The Portable Guide to Testifying in Court for Mental Health Professionals: An A-Z Guide to Being an Effective Witness Paperback – Jul 13 2005
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"…is a well-written guide to the legal system for beginning-level psychologists or for any mental health professional.." (PsycCRITIQUES, 7/26/2006)
From the Back Cover
A one-stop guide to testifying in court for mental health professionals
Even the most seasoned mental health professionals can find themselves unnerved by the prospect of appearing in court, especially when presented with it for the first time. Those in the mental health field usually have no formal preparation for testifying in court, even though they often play an important part in many types of cases.
The Portable Guide to Testifying in Court for Mental Health Professionals provides a concise yet comprehensive guide for practitioners preparing to appear in court. The authors employ their combined decades of legal work in the mental health field to provide a clear, no-nonsense handbook of what to expect, how to prepare, and what to look out for when testifying in court.
Along with a general introduction to courts and the legal system, the text details topics such as:
- Testifying both as an expert and involuntary witness
- Protecting clients when bringing therapy into testimony
- Preparing for testimony
- Tips to use and lawyers' tricks to look out for when testifying in court
Throughout the book, Bernstein and Hartsell use detailed case studies to provide specific examples. In addition, "legal light bulbs" offer important tips and facts, and appendices list relevant Web resources and provide common legal forms.
A one-of-a-kind resource, The Portable Guide to Testifying in Court for Mental Health Professionals gives a complete view of your role in courtroom proceedings, offering a vital tool for both legal and mental health practices.See all Product Description
Most Helpful Customer Reviews on Amazon.com (beta)
Understanding that the handling of giving legal testimony requires some deeper-than-rudimentary orientation to the legal/court system itself, the meaning of testimony and the specific consequences and expectations once one is presented as an 'expert' are taken into account as one can plainly see initially by scanning the Table of Contents. The basic organization of the volume speaks volumes, in-and-of itself about the understanding by the authors of the importance of these issues. The book is presented in eight parts, as follows:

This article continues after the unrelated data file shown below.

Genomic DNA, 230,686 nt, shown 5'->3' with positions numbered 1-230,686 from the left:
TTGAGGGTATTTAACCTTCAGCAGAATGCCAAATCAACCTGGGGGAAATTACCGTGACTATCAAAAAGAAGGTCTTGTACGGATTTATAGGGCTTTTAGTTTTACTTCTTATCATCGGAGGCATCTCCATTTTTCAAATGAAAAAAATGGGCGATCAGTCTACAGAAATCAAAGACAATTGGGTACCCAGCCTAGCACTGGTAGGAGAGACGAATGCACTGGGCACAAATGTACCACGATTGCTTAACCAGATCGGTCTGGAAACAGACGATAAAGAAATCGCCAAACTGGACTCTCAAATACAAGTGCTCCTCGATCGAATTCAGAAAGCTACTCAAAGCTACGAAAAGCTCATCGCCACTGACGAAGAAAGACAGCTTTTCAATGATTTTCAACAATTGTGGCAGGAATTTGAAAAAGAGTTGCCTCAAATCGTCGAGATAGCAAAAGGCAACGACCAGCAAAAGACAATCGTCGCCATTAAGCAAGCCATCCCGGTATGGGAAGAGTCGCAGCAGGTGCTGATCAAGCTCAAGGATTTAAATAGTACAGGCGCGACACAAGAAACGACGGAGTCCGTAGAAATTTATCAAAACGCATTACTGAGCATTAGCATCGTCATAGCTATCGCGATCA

1. The Judicial System
2. Testimony Versus Therapy
3. Preparing For Testimony
4. In The Courtroom
5. The Expert Witness's Tools
6. Other Expert Witnesses
There is also an extensive set of Appendices that include sample forms, motions and other useful sources of relevant information - both in print and on line.
Testifying in court, as an expert therapist, is not simply a matter of honestly answering any question asked to you by anyone. It is FAR more complex than that. This book, presented largely in the format of sample questions and answers, descriptive exemplary vignettes, summaries of seminal information and occasional highlighted "Legal Lightbulbs" that underscore certain seminal issues and areas of attention does a reasonable thorough job of addressing most of what you would need to be aware of.
One issue that it, perhaps, does not dwell sufficiently on - from my point of view of course, is the ultimate subjective power of the judge. Yes, there are rules governing the behavior of the person in the black robe: however, judges, as a group, are not monitored seriously by either their peers or the governmental agencies of which they are a crucial part. They do what they want, when they want to - and each in his/her own way. The reality of this Wild Card in the courtroom is very difficult -perhaps even impossible to prepare for - except to be aware that it is one of the variables you may encounter once on the stand. Anyone who disagrees has not likely been on the stand in a real case - especially one where there are strong feelings and animosities involved - a situation more common than not in both Family and Criminal Court.
The authors are both attorneys and one of them (Barton Bernstein) is a Licensed Social Worker as well. They seem particularly qualified to address this need - for an accessible, clearly presented set of examples, suggestions, review of systems and expectations governing appropriate testimony from a clinical expert witness.
I have found it to be useful in my practice and I expect that most licensed mental health professionals will, too. Remember, your license and the nature of your work make winding up somewhere you would prefer not to be - on the witness stand in a court of law. When/if that happens, you want to be as prepared as possible. While the authors know nothing of YOU or YOUR CASES, they DO know what you need to know to do this correctly, well and ethically. I expect that this book, or ones like it, will ultimately be required reading for therapists in training. In the meantime, it isn't too late until it is too late. Take a look and you will see what I mean.
It does not take the place of necessary knowledge of the laws and requirements of your own State and it's laws and requirements, but what it presents is generally on the mark for all of us - wherever we practice.
To be forewarned and to be informed is to be better prepared.
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